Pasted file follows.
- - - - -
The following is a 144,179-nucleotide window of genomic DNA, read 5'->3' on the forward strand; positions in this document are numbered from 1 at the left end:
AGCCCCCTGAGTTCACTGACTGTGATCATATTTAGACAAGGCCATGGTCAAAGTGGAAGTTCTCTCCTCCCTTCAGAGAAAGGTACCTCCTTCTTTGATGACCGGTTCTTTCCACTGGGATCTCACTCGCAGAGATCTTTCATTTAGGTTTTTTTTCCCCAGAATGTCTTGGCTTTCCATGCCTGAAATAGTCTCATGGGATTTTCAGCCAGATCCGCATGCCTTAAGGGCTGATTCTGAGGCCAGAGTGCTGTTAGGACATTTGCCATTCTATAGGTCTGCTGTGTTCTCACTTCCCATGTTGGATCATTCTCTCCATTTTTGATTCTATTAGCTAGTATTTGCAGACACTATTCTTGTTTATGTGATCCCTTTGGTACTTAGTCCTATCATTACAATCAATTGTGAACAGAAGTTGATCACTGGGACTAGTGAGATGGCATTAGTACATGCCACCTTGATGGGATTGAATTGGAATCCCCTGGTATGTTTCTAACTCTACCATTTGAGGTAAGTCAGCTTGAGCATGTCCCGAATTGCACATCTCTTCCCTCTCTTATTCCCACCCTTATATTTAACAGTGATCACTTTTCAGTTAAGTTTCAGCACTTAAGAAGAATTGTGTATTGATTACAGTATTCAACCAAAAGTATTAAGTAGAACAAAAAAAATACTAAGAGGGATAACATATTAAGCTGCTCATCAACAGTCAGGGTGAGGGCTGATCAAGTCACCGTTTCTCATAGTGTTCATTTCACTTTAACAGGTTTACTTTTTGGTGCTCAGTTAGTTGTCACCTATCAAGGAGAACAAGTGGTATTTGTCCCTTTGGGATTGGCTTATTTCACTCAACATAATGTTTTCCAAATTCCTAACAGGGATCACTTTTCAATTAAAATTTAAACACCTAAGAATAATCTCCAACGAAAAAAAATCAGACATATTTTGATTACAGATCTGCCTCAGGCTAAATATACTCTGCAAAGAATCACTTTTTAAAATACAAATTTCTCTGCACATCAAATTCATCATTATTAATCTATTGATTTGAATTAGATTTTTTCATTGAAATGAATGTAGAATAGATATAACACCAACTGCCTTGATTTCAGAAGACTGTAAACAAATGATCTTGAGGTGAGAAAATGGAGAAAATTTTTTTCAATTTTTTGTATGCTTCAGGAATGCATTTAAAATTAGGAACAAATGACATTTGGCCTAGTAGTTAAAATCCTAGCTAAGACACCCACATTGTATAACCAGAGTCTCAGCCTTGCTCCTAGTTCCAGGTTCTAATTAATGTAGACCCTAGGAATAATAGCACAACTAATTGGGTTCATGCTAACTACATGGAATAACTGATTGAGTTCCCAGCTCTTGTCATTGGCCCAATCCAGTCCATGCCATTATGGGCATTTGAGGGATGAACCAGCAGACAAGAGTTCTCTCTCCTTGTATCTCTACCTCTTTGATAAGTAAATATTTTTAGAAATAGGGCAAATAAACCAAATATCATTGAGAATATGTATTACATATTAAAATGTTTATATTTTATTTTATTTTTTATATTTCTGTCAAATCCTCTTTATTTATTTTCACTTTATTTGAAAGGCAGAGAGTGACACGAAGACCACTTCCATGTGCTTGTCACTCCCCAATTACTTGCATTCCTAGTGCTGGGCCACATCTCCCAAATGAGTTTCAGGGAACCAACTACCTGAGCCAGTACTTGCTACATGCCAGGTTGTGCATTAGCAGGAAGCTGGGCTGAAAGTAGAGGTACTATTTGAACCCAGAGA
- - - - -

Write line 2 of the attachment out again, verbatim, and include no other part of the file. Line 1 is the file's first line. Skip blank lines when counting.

AGCCCCCTGAGTTCACTGACTGTGATCATATTTAGACAAGGCCATGGTCAAAGTGGAAGTTCTCTCCTCCCTTCAGAGAAAGGTACCTCCTTCTTTGATGACCGGTTCTTTCCACTGGGATCTCACTCGCAGAGATCTTTCATTTAGGTTTTTTTTCCCCAGAATGTCTTGGCTTTCCATGCCTGAAATAGTCTCATGGGATTTTCAGCCAGATCCGCATGCCTTAAGGGCTGATTCTGAGGCCAGAGTGCTGTTAGGACATTTGCCATTCTATAGGTCTGCTGTGTTCTCACTTCCCATGTTGGATCATTCTCTCCATTTTTGATTCTATTAGCTAGTATTTGCAGACACTATTCTTGTTTATGTGATCCCTTTGGTACTTAGTCCTATCATTACAATCAATTGTGAACAGAAGTTGATCACTGGGACTAGTGAGATGGCATTAGTACATGCCACCTTGATGGGATTGAATTGGAATCCCCTGGTATGTTTCTAACTCTACCATTTGAGGTAAGTCAGCTTGAGCATGTCCCGAATTGCACATCTCTTCCCTCTCTTATTCCCACCCTTATATTTAACAGTGATCACTTTTCAGTTAAGTTTCAGCACTTAAGAAGAATTGTGTATTGATTACAGTATTCAACCAAAAGTATTAAGTAGAACAAAAAAAATACTAAGAGGGATAACATATTAAGCTGCTCATCAACAGTCAGGGTGAGGGCTGATCAAGTCACCGTTTCTCATAGTGTTCATTTCACTTTAACAGGTTTACTTTTTGGTGCTCAGTTAGTTGTCACCTATCAAGGAGAACAAGTGGTATTTGTCCCTTTGGGATTGGCTTATTTCACTCAACATAATGTTTTCCAAATTCCTAACAGGGATCACTTTTCAATTAAAATTTAAACACCTAAGAATAATCTCCAACGAAAAAAAATCAGACATATTTTGATTACAGATCTGCCTCAGGCTAAATATACTCTGCAAAGAATCACTTTTTAAAATACAAATTTCTCTGCACATCAAATTCATCATTATTAATCTATTGATTTGAATTAGATTTTTTCATTGAAATGAATGTAGAATAGATATAACACCAACTGCCTTGATTTCAGAAGACTGTAAACAAATGATCTTGAGGTGAGAAAATGGAGAAAATTTTTTTCAATTTTTTGTATGCTTCAGGAATGCATTTAAAATTAGGAACAAATGACATTTGGCCTAGTAGTTAAAATCCTAGCTAAGACACCCACATTGTATAACCAGAGTCTCAGCCTTGCTCCTAGTTCCAGGTTCTAATTAATGTAGACCCTAGGAATAATAGCACAACTAATTGGGTTCATGCTAACTACATGGAATAACTGATTGAGTTCCCAGCTCTTGTCATTGGCCCAATCCAGTCCATGCCATTATGGGCATTTGAGGGATGAACCAGCAGACAAGAGTTCTCTCTCCTTGTATCTCTACCTCTTTGATAAGTAAATATTTTTAGAAATAGGGCAAATAAACCAAATATCATTGAGAATATGTATTACATATTAAAATGTTTATATTTTATTTTATTTTTTATATTTCTGTCAAATCCTCTTTATTTATTTTCACTTTATTTGAAAGGCAGAGAGTGACACGAAGACCACTTCCATGTGCTTGTCACTCCCCAATTACTTGCATTCCTAGTGCTGGGCCACATCTCCCAAATGAGTTTCAGGGAACCAACTACCTGAGCCAGTACTTGCTACATGCCAGGTTGTGCATTAGCAGGAAGCTGGGCTGAAAGTAGAGGTACTATTTGAACCCAGAGA